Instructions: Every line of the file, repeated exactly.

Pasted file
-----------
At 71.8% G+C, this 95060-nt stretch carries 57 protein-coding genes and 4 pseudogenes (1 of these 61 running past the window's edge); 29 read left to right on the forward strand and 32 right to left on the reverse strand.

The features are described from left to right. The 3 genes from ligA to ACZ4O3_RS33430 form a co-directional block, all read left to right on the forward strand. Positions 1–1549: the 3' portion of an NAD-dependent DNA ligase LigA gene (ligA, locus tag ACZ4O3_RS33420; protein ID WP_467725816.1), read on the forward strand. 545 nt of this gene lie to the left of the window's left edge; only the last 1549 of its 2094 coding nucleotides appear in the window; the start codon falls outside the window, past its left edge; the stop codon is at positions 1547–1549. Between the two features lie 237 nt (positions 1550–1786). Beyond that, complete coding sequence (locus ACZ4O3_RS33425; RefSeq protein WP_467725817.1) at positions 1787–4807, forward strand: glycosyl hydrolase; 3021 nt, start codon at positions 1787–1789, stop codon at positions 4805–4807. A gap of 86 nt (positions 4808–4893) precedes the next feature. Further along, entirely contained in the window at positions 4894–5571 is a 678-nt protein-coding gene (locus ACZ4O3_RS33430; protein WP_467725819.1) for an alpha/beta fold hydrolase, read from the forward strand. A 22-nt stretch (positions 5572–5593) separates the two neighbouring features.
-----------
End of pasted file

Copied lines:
At 71.8% G+C, this 95060-nt stretch carries 57 protein-coding genes and 4 pseudogenes (1 of these 61 running past the window's edge); 29 read left to right on the forward strand and 32 right to left on the reverse strand.

The features are described from left to right. The 3 genes from ligA to ACZ4O3_RS33430 form a co-directional block, all read left to right on the forward strand. Positions 1–1549: the 3' portion of an NAD-dependent DNA ligase LigA gene (ligA, locus tag ACZ4O3_RS33420; protein ID WP_467725816.1), read on the forward strand. 545 nt of this gene lie to the left of the window's left edge; only the last 1549 of its 2094 coding nucleotides appear in the window; the start codon falls outside the window, past its left edge; the stop codon is at positions 1547–1549. Between the two features lie 237 nt (positions 1550–1786). Beyond that, complete coding sequence (locus ACZ4O3_RS33425; RefSeq protein WP_467725817.1) at positions 1787–4807, forward strand: glycosyl hydrolase; 3021 nt, start codon at positions 1787–1789, stop codon at positions 4805–4807. A gap of 86 nt (positions 4808–4893) precedes the next feature. Further along, entirely contained in the window at positions 4894–5571 is a 678-nt protein-coding gene (locus ACZ4O3_RS33430; protein WP_467725819.1) for an alpha/beta fold hydrolase, read from the forward strand. A 22-nt stretch (positions 5572–5593) separates the two neighbouring features.